March 25, 2014; Brattleboro Reformer

NPQ has written on a number of occasions about the contrasts that can be drawn between nonprofit and for-profit nursing homes and hospices. Long story short, the profit motive shows in the quality of care and the price charged to Medicaid. Now, CRC Health Group, which is owned by Bain Capital, is reportedly assembling an empire of nationwide methadone clinics, what with heroin use being on the rise and all.

It most recently has purchased Habit OPCO, which has 22 clinics in Vermont, New Hampshire, Massachusetts, Pennsylvania, and New Jersey. CRC calls itself the nation’s largest provider of addiction treatment services, and its website says it owns 154 treatment facilities across the country along with eating disorder programs, boarding schools, and wilderness camps.

Barry Karlin, the founder of CRC, is also the chairman and CEO of a national chain of pain management clinics. According to a Salon article entitled “The Dark Side of a Bain Success” from July 2012,

“The CRC acquisition immediately made Bain owner of the largest collection of addiction treatment facilities in the nation. Unlike some Bain Capital acquisitions, which led to massive layoffs, the company’s approach with CRC was to boost revenues by gobbling up other treatment centers, raising fees, and expanding its client base through slick, aggressive marketing, while keeping staffing and other costs relatively low. But that rapid pace of acquisition couldn’t be sustained in the mostly small-scale drug treatment industry alone. So Bain Capital and CRC set their sights on an entirely new treatment arena: the multibillion-dollar “troubled teen” industry, a burgeoning field of mostly locally owned residential schools and wilderness programs then serving, nationwide, about 100,000 kids facing addiction or emotional or behavioral problems.”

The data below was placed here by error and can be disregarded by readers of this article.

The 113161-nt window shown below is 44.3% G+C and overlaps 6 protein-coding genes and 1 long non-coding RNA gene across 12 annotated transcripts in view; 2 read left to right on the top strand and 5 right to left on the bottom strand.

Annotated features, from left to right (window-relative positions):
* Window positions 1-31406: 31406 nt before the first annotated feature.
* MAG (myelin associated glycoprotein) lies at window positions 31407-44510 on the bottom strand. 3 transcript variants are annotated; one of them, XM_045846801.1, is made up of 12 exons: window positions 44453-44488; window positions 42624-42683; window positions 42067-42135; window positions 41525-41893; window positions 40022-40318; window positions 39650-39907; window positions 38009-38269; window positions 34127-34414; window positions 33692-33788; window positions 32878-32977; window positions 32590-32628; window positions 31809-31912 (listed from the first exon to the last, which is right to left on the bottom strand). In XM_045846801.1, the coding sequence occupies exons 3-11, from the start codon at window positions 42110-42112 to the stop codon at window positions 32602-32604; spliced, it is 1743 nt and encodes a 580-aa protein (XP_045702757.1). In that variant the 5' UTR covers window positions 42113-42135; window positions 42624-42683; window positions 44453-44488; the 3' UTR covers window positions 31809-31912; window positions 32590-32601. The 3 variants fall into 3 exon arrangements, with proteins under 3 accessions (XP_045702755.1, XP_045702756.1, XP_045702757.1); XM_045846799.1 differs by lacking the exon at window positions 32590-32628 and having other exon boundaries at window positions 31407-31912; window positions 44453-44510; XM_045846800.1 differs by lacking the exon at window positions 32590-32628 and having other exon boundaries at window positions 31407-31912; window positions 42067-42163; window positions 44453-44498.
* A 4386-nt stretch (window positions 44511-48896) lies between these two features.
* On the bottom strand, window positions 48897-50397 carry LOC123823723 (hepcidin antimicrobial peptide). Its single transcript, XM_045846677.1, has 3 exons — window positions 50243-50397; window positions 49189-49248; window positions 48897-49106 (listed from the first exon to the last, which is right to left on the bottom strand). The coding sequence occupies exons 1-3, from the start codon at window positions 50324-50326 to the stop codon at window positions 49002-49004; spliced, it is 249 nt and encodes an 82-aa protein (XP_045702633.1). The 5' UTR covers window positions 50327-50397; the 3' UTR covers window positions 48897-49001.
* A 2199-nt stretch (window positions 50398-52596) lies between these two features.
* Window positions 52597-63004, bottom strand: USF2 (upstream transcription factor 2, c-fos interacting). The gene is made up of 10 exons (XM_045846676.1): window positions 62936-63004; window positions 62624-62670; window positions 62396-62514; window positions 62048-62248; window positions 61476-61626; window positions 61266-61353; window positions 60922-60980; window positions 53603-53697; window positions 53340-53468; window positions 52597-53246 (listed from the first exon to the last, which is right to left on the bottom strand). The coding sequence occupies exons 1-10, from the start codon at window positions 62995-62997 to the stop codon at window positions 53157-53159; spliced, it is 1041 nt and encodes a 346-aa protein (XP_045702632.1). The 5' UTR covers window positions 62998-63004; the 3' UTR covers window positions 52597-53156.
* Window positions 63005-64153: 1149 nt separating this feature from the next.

The article goes on to detail a truly frightening array of lawsuits and investigations related to the company and its subsidiaries. In the same article, Salon commented on Mitt Romney’s position on such endeavors. Romney was, of course, a principal at Bain, though not evidently involved in the CRC purchase:

“Romney has been outspoken about his belief that for-profit health care companies can flourish only without onerous regulations. ‘I had the occasion of actually acquiring and trying to build health care businesses,’ he said during a primary debate last year. ‘I know something about it, and I believe markets work. And what’s wrong with our health care system in America is that government is playing too heavy a role.’”

R. Andrew Eckert, CEO of CRC, responded to the Salon article in a statement. “Having for-profit, investor-owned treatment centers is a positive thing for our country. Unlike many non-profits or single-owned facilities, we have the geographic breadth and financial stability that enables us to continue to provide these necessary services, even in challenging economic times,” Eckert’s statement said.—Ruth McCambridge